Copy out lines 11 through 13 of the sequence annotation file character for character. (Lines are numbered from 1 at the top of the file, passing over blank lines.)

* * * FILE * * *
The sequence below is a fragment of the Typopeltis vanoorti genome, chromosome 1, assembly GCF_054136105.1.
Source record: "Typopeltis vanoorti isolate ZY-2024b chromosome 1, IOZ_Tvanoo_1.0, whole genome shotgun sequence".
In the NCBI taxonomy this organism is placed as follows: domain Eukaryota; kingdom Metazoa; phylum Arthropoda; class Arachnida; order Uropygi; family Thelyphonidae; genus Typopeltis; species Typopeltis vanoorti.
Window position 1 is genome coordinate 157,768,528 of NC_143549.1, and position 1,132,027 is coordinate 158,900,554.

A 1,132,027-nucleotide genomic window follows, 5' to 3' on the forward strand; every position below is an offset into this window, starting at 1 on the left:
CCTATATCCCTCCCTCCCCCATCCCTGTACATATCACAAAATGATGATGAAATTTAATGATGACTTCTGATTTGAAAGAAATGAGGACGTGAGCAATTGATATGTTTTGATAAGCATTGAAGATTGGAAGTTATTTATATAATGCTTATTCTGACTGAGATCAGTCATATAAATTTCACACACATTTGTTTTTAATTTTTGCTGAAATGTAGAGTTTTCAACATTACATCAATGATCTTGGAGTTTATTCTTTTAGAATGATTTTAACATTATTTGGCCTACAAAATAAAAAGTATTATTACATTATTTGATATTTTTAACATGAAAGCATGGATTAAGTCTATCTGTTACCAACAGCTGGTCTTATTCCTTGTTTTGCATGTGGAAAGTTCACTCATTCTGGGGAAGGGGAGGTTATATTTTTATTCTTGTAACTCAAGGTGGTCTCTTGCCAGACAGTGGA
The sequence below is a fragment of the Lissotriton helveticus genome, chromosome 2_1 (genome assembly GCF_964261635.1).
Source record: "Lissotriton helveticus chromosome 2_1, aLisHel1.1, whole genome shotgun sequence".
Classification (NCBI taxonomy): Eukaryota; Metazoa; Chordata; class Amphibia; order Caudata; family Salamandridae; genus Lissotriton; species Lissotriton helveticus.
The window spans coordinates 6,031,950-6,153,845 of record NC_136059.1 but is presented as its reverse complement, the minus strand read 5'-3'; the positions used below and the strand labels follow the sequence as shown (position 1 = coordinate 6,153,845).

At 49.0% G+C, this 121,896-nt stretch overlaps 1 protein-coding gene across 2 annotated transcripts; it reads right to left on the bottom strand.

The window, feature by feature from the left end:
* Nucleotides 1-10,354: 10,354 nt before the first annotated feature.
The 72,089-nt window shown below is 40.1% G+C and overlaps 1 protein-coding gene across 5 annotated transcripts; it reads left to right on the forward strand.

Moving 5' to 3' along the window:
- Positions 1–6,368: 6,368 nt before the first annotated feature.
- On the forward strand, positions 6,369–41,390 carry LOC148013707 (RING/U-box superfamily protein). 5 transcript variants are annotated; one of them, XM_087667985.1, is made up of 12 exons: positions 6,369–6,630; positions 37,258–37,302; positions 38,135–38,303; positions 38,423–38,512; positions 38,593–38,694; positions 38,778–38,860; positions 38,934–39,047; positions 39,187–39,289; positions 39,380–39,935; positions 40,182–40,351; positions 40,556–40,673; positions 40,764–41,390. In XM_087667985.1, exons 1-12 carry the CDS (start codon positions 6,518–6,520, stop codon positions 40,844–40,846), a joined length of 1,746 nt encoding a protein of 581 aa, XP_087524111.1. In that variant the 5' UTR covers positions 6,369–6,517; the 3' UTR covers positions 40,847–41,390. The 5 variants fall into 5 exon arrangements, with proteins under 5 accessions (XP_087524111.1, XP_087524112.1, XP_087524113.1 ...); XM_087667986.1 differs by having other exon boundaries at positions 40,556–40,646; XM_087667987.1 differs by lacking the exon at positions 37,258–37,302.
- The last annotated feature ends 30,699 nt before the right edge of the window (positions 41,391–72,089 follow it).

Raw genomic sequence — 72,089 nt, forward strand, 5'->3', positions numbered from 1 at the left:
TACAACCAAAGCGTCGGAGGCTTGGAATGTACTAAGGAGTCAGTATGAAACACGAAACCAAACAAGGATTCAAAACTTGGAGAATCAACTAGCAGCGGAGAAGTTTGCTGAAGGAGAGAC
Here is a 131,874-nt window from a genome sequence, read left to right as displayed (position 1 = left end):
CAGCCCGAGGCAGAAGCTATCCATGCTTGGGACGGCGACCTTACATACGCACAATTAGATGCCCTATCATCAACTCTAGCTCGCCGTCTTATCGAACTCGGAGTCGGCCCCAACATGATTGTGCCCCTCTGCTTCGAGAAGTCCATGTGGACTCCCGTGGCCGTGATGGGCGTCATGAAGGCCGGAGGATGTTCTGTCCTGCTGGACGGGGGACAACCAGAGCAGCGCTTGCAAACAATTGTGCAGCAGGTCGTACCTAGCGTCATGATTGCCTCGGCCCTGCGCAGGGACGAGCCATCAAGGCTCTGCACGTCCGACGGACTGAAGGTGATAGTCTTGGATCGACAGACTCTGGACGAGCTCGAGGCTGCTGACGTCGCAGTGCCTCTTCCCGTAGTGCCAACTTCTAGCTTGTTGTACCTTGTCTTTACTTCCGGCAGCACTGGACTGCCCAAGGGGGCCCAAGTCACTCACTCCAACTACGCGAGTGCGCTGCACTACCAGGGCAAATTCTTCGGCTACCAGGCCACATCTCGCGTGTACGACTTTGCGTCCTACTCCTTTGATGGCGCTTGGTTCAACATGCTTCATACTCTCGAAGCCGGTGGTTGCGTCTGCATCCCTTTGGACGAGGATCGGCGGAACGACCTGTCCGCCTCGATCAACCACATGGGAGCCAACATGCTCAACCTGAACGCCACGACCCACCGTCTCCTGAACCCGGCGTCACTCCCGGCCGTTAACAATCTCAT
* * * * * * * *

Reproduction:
At 49.0% G+C, this 121,896-nt stretch overlaps 1 protein-coding gene across 2 annotated transcripts; it reads right to left on the bottom strand.

The window, feature by feature from the left end:
* Nucleotides 1-10,354: 10,354 nt before the first annotated feature.